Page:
By Zahraa Schroeder
Delegates from Indonesia, Thailand and the Philippines are gathering in Cape Town for a week-long conference on issues facing the maritime industry. Their aim is to learn from the South African Maritime Safety Authority (SAMSA) and the South African fishing industry on how best to improve the working and living conditions of seamen in their own countries.
Paul Vieira, who is a marine surveyor for the SAMSA, presented a highly anticipated checklist system that provides seamen with a convenient way to survey their vessels and workers’ conditions before setting out to sea.
The checklists and effective legal framework came into effect after South Africa backed the Work in Fishing Convention, 2007 (No. 188) – commonly known as the ‘C188’. The objective is to enforce fishers’ rights to decent living and working conditions.
In the past, these checklists pertained to large vessels. Now, a legal framework has been implemented to effect ships that are smaller than 24 meters in length. Vieira insists that the key to making this effective is transparency between SAMSA, the skipper and the crew.
The completed checklist is submitted to SAMSA who then send one of their 55 authorised inspectors to perform an inspection of the vessel. Naturally, if it goes off without a hitch, a safety order will be granted, and the vessel will be allowed to go to sea. If the skipper is in violation of the submitted checklist, they will either be issued a warning or an exemption certificate. In severe cases where violations have been repeated, the skipper will be detained – the vessel will be prohibited from leaving the port, any certification for that specific area will be revoked and if necessary, the skipper will be handed over to the authorities.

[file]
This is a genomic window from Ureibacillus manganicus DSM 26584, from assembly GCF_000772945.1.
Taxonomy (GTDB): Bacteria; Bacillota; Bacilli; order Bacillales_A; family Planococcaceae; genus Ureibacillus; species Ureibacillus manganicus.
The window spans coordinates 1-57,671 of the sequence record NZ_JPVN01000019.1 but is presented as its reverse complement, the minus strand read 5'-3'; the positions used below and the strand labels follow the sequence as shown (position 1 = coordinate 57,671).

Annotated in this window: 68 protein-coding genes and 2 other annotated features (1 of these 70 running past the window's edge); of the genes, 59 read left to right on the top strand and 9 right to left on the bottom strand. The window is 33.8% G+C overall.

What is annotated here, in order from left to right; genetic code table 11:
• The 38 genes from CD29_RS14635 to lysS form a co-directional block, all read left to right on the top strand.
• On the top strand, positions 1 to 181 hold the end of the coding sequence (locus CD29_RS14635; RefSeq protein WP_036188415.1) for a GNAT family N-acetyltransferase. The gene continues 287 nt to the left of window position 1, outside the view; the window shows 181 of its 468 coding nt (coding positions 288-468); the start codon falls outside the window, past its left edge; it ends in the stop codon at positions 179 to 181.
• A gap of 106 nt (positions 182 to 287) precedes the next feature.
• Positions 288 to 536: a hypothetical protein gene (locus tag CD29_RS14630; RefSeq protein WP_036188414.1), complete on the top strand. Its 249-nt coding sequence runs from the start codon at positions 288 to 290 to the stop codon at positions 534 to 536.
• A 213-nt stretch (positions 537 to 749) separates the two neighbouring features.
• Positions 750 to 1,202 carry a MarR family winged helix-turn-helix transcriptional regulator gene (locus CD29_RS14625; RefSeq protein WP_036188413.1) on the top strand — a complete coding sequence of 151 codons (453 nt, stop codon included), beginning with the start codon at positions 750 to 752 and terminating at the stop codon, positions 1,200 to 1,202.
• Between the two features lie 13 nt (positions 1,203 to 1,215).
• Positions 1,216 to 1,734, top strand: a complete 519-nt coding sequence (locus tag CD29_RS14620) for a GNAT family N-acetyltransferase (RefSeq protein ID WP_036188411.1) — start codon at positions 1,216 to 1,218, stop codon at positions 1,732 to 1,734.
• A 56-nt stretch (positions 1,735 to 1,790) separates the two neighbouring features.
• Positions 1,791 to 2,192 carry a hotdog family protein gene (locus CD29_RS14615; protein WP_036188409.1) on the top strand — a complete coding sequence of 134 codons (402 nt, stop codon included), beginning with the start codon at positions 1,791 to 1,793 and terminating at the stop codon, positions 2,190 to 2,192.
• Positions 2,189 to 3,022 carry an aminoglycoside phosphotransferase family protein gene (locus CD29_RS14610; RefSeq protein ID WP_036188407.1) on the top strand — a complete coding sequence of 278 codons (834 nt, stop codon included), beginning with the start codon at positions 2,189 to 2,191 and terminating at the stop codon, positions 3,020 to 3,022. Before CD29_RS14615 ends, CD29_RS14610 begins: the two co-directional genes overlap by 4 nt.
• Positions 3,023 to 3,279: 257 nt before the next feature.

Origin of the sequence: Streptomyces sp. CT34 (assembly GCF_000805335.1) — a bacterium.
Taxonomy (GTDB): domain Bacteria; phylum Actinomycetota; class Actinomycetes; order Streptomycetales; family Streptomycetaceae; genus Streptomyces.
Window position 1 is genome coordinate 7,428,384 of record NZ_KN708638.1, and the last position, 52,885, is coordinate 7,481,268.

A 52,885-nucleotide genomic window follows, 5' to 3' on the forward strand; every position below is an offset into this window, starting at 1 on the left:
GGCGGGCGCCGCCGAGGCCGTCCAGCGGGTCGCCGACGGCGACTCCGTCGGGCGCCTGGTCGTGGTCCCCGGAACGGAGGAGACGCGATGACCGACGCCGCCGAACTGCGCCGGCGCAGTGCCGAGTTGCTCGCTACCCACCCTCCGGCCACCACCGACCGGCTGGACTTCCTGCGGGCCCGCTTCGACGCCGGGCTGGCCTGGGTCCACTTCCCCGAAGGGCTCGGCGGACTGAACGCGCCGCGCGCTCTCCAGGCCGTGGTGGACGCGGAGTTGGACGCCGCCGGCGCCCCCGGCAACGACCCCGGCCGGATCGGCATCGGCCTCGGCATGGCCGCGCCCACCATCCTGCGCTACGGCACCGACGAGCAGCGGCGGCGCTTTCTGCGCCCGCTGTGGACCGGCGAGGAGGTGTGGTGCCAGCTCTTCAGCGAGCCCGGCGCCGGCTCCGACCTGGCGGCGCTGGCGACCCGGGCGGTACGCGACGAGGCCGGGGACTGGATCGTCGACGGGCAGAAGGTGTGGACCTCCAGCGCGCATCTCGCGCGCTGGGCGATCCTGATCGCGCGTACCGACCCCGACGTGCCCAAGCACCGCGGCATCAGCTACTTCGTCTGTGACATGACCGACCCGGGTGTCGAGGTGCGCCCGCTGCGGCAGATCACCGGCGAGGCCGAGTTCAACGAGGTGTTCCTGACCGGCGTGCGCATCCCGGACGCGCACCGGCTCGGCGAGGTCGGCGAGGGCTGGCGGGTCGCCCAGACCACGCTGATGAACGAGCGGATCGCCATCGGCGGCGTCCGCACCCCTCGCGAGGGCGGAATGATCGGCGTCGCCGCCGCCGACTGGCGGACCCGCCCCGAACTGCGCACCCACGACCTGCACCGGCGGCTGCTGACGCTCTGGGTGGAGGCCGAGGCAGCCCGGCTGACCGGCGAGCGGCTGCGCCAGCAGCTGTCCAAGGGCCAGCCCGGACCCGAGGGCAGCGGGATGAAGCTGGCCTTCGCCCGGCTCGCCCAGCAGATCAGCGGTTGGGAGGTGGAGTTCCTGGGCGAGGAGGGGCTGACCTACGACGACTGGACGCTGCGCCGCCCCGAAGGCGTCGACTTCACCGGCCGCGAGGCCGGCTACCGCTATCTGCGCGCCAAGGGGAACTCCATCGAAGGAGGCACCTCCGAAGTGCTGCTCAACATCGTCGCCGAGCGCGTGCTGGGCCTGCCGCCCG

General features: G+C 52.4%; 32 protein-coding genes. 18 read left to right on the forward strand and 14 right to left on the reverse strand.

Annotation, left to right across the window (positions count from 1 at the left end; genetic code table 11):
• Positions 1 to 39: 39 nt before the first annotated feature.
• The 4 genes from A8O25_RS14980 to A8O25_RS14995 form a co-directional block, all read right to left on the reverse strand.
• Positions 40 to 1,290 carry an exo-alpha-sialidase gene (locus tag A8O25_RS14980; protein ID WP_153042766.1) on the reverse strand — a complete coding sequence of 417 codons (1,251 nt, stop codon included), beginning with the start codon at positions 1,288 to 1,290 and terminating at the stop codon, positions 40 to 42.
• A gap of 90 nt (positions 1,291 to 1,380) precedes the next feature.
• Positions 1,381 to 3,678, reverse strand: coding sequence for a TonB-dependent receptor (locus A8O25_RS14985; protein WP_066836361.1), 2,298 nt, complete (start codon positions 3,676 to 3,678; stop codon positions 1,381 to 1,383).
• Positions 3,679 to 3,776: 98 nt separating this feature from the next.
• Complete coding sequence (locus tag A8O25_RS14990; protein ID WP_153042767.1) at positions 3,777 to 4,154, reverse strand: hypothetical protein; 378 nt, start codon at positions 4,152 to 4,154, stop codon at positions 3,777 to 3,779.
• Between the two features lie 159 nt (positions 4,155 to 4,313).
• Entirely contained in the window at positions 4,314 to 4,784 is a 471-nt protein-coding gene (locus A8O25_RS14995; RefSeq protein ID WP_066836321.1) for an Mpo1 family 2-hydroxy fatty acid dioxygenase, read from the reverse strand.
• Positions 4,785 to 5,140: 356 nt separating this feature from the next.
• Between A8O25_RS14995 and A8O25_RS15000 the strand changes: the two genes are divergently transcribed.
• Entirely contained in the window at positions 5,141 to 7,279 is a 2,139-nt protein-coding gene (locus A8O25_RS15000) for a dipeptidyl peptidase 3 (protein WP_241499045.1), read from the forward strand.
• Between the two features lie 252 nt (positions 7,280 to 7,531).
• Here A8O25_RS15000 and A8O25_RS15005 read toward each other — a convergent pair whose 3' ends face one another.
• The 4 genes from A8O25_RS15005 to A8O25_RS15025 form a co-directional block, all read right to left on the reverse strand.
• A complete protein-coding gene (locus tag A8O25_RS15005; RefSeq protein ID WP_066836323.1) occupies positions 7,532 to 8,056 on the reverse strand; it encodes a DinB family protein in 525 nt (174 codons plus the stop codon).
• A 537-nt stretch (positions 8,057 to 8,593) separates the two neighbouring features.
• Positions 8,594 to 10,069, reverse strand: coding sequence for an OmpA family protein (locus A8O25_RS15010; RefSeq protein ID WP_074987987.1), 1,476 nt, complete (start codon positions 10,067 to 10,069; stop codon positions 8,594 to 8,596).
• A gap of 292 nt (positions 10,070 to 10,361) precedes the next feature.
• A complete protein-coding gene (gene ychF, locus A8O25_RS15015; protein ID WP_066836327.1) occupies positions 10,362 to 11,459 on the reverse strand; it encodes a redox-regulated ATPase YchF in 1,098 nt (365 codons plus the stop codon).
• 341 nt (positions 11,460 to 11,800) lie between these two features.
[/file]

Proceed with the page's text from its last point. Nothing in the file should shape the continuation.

To add to the importance of crew welfare, SAMSA’s fishing safety specialist Selwyn Bailey took to the podium with a video displaying the horrific conditions some fishermen face. It explained that given the great demand from countries like Thailand, some seamen are forced into a type of slavery. Living off of the bait used to catch fish, working until all feeling was lost in their hands and sleeping on the damp cold floor of the hull.
It was asked that if these ships were not up to standard, sailed with hundreds of workers, the possibility of stowaways seems relatively high. In the case that an inspector came across stowaways what would SAMSA have to do?
A SAMSA inspector said that although these cases are rare in the fishing industry, if a stowaway was found on a boat, the authorities would be alerted immediately – Customs Offices, Social Welfare and the police. They added that SAMSA does not have the authority to make arrests or to detain anyone but has pledged to deal with any situation with integrity.
Bailey went on to deliver a presentation on the various documents needed for maintaining crew welfare, especially the contract or crew agreement. Dealing with issues of repatriation, recruitment and placement. The documents are clearly set to protect workers from the abuses of the past.
After lunch, the group of delegates were taken to the Cape port and boarded the Ferox, where SAMSA inspectors demonstrated a mock inspection of the vessel.
Although the impromptu arrival of guests, Skipper Roberto Schimmers was more than ready with his binders of contracts, safety orders and list of crew members. The inspector whipped out the checklist and within 10 minutes, the inspection was complete. The group then proceeded down into the accommodation area of the workers. Although small, the living conditions were hygienic, up to standard and safe.
The crew were asked how they cope with being out at sea for 5-7 days at a time. They said that it was hard, especially having to be away from their families for that time. And even without the intimidation of the captain, the workers said confidently that their wages were being paid on time, with one worker commenting that the only time it wouldn’t be is when they receive a bonus the day before.
As the international demand from fishing countries like Thailand, the Philippines and Indonesia continue to grow, experts say it is imperative to protect the workers who have literally risked limbs and life to maintain its booming popularity.